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Though establishment and bureaucracy are two quite different entities but some people mix them up because of their lack of knowledge. Both these terms are very frequently used particularly in the third world countries like Pakistan, Bangladesh and India and unfortunately most of the time, in a negative context. The term Establishment is usually specified for the military establishment in Pakistan; for the civil establishment people here use the term ‘bureaucracy’. Grammatically the word ‘establishment’ is a noun and generally it denotes a dominant group of elites that holds power or authority in a nation or organization.  According to the Cambridge Dictionary, Establishment is in fact a group of the important and powerful people who control a country or an organization, especially those who support the existing situation. Henry Fair, a well-known British journalist of 1950s says, ‘the Establishment means a network of prominent and well-connected people’. According to the Wikipedia, ‘The term Establishment is most often used in the United Kingdom. In different contexts it may include leading politicians, senior civil servants, senior barristers and judges, aristocrats, Oxbridge academics, senior clergy in the established Church of England, the most important financiers and industrialists, governors of the BBC, and the members of and top aides to the royal family.’ In short, the term Establishment may be explained as a closed social group which selects its own members, either in government or in specific institutions.

On the other hand the term ‘bureaucracy’ has somewhat different meanings. It is also a noun referring to a system of government in which most of the important decisions are taken by state officials rather than by elected representatives. Bureaucrats are the gadgets which provide a direct support and assistance in running the machinery of a government though most of the times they do not succeed in earning public appreciation, particularly in countries like Pakistan and India. A very logical and informative article of Devendar appeared on different web pages last year. The title of that write-up was ‘Role of Bureaucracy in India’. The writer said, “In India the dependence of the ministers on the civil servants develops a sort ‘dictatorship’ of the bureaucracy. In India, bureaucrats often become inefficient and even resist to positive changes in state policies. Yet with all these defects, the bureaucracy is an institution without which democratic governments cannot work. Bureaucracy may be reformed but cannot be done away with.”

A very interesting fact is that most of the users of these two terms ‘establishment and bureaucracy’ don’t know the real meanings of these terms and they even don’t know whom they are talking about while using these terms. They don’t know even about the sphere in which the constitution allows these two to work. For instance, now-a-days a few politicians in Pakistan are raising their voices against the alleged silent move of abolishing Eighteenth Amendment from the Constitution of Pakistan. They are blaming the ‘establishment’ for supporting the elements going against the Eighteenth Amendment. The fact of the matter is that abolishing of 18th amendment is a parliamentary matter and has got nothing to do with the establishment or the bureaucracy. Pakistan is a purely democratic country; here people have all authority to vote for the best option according to their own will and choice and as a result of it their own chosen representatives reach the Parliament. Any change in the Constitution is the right of the Parliament not of the so-called establishment or bureaucracy. In so many of the cases, the ruling party has to get help and support from the opposition parties if some change in the constitution is required; the ruling party never seeks support from the establishment or bureaucracy. Doing amendments in the constitution is totally out of jurisdiction of these two.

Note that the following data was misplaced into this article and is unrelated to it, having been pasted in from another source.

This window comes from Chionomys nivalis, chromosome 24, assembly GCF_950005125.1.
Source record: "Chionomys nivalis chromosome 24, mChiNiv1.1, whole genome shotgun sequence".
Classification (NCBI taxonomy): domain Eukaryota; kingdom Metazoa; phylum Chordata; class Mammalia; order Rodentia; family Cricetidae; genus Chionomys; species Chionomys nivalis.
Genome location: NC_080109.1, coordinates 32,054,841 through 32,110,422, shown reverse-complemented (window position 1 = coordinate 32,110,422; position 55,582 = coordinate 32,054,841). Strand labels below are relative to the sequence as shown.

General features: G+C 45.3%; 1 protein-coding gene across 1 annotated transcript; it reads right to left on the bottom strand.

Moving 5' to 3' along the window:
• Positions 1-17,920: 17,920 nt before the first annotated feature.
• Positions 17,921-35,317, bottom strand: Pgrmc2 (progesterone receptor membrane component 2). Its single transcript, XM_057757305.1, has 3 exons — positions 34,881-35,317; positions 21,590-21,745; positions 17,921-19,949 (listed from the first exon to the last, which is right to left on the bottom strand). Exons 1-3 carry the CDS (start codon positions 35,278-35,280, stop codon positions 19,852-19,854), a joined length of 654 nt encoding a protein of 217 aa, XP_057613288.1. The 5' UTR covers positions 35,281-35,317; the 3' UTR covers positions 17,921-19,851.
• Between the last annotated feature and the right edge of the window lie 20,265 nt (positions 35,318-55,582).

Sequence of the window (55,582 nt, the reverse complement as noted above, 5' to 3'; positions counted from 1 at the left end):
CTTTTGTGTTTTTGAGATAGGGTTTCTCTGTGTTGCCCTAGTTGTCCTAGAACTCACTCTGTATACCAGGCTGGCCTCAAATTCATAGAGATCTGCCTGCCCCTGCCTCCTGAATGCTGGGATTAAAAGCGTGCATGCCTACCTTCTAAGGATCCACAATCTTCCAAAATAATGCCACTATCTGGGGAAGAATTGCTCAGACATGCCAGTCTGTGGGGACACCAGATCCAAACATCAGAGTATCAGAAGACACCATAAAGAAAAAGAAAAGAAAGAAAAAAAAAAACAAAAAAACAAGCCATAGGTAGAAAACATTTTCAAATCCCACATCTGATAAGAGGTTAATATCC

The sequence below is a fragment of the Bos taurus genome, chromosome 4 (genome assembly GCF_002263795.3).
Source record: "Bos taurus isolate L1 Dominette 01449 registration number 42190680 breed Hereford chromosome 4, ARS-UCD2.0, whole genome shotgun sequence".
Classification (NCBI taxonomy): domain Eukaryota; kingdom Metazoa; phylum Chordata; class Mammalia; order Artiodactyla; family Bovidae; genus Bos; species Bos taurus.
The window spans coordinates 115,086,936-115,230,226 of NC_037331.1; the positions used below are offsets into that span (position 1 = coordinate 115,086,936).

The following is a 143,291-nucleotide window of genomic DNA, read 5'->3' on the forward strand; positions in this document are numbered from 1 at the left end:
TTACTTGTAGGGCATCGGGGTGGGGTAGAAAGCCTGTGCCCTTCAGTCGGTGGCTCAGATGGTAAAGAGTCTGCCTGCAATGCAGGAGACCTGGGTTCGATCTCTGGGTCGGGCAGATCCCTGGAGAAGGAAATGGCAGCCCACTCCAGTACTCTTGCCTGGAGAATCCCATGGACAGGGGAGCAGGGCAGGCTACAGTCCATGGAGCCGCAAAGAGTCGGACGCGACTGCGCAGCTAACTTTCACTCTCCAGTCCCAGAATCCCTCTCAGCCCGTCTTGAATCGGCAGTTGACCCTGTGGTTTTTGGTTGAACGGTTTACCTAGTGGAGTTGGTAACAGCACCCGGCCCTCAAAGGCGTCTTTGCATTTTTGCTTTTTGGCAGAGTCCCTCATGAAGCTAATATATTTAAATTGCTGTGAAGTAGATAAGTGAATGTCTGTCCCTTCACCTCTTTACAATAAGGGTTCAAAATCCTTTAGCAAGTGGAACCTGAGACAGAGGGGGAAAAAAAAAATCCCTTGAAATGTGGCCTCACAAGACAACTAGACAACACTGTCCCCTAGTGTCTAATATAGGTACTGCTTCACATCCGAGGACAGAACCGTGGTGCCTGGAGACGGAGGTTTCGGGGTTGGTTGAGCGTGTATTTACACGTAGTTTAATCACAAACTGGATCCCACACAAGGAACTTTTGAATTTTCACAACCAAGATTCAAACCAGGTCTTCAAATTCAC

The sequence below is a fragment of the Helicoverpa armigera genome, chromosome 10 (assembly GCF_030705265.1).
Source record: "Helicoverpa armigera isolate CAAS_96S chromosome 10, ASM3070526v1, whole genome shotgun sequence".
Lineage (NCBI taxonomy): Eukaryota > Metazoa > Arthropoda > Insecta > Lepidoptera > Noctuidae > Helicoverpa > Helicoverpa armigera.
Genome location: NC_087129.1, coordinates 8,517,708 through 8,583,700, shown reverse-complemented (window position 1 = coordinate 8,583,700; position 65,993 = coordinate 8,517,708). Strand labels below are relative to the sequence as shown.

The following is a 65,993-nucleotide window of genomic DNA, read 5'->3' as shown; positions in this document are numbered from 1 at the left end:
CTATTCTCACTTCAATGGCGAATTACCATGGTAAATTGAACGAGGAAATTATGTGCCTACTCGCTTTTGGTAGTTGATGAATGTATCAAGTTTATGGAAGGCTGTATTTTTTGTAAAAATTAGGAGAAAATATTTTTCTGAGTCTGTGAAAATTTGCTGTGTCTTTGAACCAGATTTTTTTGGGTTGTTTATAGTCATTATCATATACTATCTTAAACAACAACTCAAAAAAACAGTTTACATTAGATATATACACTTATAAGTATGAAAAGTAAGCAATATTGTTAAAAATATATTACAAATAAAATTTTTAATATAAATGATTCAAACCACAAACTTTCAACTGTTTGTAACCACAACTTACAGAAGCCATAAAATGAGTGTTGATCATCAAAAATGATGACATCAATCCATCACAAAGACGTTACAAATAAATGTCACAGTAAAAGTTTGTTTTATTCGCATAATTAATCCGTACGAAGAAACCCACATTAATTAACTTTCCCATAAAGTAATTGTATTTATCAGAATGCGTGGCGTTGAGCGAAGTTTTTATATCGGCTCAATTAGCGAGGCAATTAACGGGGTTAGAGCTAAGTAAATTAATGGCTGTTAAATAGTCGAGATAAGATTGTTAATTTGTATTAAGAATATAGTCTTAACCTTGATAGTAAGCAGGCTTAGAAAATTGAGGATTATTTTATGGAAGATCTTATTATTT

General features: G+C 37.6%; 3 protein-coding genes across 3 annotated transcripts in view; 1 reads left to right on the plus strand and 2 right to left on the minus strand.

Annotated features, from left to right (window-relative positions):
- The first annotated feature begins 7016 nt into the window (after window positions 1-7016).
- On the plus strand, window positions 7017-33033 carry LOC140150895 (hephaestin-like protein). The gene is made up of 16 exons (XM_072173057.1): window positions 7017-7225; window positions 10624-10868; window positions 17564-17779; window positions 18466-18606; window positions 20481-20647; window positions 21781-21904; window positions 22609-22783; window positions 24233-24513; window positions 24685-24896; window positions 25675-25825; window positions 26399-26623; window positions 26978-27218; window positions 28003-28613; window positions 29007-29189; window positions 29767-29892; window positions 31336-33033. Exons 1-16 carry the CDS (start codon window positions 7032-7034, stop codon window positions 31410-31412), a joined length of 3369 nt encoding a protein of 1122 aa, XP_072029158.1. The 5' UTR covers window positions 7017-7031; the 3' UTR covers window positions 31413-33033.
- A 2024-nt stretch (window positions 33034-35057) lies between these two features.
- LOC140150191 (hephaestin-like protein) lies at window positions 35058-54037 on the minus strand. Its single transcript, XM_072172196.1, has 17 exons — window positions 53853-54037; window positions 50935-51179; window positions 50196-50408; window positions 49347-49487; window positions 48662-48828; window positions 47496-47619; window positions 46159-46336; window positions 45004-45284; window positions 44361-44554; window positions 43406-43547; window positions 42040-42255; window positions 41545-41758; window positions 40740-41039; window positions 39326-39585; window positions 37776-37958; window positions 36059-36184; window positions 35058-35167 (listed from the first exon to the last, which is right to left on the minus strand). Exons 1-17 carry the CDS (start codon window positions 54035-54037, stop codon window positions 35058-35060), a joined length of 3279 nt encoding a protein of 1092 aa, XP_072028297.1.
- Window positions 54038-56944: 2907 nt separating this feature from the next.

It is not for the first time that the guns of blames and allegations are targeting directly the establishment and indirectly the bureaucracy; from the results of the previous national elections and the change of government to the working of the National Accountability Bureau and formulation of different Joint Investigation Teams, the establishment and bureaucracy have always been dragged into the scenario which never belonged to them. Unfortunately some of the ‘innocent’ analysts have been trying to find traces of these two even behind different judicial decisions. In their heat and haste such analysts forget that by doing so they are simply maligning the unquestionable honesty and unchallenged impartiality of the honourable courts. Such non-sense attitude is distorting the image of Pakistan all over the world. ‘Bureaucracy is the basis for the systematic formation of any organization and is designed to ensure efficiency and economic effectiveness,’ says Max Weber, the world renowned German sociologist, philosopher, jurist, and political economist who died in 1920. And the same philosophy could lead us to the right path with reference to the role of establishment.

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